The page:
One concern many people with bipolar disorder have is that the medication(s) will rob them of their creativity. For some who make their livelihood in the arts, this question extends further to: “Will I lose my authenticity?” or “Will the medication take away the thing that makes me viable as an artist?” Other specific concerns might center on the side effects of specific medications, tremor in a musician or painter could be a bad thing. Tardive dyskinesia (TD), a movement abnormality and potential side effect of antipsychotic medications in a dancer could end a career.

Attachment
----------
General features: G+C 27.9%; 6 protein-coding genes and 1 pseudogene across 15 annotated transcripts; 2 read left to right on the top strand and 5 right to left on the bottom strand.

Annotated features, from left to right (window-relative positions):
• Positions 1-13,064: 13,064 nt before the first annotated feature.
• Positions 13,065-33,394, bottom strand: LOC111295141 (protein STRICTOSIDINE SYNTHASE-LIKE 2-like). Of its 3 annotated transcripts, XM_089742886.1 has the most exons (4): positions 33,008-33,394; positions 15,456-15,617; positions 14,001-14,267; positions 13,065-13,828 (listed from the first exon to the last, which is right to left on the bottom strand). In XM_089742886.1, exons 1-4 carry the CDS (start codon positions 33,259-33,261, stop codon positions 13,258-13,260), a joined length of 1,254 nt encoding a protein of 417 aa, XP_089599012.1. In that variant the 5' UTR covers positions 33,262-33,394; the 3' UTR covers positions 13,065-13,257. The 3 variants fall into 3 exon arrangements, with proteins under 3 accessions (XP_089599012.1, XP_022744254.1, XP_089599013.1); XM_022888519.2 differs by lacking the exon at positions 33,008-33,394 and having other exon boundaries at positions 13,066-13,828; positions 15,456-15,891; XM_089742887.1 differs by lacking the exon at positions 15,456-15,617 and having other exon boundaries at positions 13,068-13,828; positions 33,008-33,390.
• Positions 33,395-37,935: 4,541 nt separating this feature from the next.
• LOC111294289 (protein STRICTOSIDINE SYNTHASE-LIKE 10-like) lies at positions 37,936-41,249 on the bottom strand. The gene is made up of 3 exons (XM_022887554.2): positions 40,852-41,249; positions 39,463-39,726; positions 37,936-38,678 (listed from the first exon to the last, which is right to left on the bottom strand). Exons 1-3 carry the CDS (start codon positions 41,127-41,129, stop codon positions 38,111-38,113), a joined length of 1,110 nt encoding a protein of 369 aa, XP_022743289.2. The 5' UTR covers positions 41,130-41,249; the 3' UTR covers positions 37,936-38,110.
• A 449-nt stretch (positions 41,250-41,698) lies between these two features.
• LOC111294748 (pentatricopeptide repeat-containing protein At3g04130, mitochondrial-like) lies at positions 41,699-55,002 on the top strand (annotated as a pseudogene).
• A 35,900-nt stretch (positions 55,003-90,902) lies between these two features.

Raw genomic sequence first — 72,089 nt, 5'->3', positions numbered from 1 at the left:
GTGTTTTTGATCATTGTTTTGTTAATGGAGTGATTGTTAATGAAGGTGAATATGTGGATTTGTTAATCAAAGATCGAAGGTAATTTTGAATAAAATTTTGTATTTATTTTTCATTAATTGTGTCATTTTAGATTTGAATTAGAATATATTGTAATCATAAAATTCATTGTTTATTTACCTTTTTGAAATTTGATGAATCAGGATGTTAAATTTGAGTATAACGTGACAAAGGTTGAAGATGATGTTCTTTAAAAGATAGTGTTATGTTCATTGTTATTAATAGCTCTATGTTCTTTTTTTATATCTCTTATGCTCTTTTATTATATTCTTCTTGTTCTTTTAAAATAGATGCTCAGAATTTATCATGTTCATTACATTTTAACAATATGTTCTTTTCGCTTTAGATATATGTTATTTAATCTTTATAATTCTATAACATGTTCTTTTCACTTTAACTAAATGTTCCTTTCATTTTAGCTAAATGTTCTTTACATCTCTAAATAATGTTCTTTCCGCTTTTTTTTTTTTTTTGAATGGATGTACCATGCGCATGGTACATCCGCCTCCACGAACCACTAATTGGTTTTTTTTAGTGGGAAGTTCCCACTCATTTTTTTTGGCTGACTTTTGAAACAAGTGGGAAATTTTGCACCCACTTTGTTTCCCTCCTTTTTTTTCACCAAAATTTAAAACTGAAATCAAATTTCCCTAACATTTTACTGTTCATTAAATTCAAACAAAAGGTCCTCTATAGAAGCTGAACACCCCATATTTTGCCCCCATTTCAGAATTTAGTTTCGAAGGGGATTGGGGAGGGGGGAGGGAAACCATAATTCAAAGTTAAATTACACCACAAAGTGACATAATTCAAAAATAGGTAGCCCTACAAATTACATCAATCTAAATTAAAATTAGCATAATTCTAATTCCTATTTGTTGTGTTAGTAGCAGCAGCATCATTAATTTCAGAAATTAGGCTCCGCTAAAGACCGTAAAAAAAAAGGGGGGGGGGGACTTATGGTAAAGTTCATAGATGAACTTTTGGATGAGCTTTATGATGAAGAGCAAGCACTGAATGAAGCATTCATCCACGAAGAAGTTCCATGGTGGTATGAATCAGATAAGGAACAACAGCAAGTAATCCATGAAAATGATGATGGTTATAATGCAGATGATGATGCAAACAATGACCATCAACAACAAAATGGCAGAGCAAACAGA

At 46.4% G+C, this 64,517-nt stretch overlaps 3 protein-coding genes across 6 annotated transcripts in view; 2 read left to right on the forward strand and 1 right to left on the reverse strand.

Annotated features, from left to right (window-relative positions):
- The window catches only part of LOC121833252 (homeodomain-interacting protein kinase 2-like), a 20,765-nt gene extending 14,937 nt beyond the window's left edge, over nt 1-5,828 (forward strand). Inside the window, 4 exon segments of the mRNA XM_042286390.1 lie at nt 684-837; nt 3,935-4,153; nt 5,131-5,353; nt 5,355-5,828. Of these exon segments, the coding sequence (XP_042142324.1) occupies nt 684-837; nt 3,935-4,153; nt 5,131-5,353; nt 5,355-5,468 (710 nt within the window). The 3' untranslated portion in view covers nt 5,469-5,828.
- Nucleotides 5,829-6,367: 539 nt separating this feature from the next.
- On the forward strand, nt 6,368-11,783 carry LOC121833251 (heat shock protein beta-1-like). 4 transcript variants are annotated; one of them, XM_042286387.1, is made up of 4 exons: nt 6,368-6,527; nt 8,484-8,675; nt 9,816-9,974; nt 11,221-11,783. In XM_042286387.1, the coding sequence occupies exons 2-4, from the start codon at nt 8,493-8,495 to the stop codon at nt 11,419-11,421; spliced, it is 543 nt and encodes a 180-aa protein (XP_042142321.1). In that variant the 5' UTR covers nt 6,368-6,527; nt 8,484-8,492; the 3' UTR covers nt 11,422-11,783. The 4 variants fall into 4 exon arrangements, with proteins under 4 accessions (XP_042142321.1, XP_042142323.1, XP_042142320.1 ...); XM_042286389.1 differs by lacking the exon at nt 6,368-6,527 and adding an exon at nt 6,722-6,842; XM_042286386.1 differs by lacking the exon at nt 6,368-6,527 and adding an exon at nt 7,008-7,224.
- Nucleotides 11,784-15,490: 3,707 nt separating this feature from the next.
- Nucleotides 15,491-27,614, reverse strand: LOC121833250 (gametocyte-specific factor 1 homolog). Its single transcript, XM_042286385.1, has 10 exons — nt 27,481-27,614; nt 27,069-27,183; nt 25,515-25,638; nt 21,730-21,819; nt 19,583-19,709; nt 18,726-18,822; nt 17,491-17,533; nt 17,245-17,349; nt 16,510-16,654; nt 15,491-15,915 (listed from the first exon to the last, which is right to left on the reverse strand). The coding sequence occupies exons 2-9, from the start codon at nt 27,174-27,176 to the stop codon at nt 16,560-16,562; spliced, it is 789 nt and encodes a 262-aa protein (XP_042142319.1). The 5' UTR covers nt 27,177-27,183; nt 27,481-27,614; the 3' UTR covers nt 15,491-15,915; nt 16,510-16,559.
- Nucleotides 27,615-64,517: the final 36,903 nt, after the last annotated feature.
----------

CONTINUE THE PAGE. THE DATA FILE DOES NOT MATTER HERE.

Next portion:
As with many of the questions in this book it comes down to a risk-benefit analysis. The goal is to have a treatment regimen (not just medications) that controls symptoms and decreases or prevents recurrence of mood episodes, without leaving the person feeling drugged-up and inauthentic. What many people who have bipolar disorder come to realize is that the medications, once adjusted to an effective maintenance level, allow them to think clearly enough to be both creative and productive. Patty Duke gives a vivid and very personal description of this phenomenon in her book A Brilliant Madness.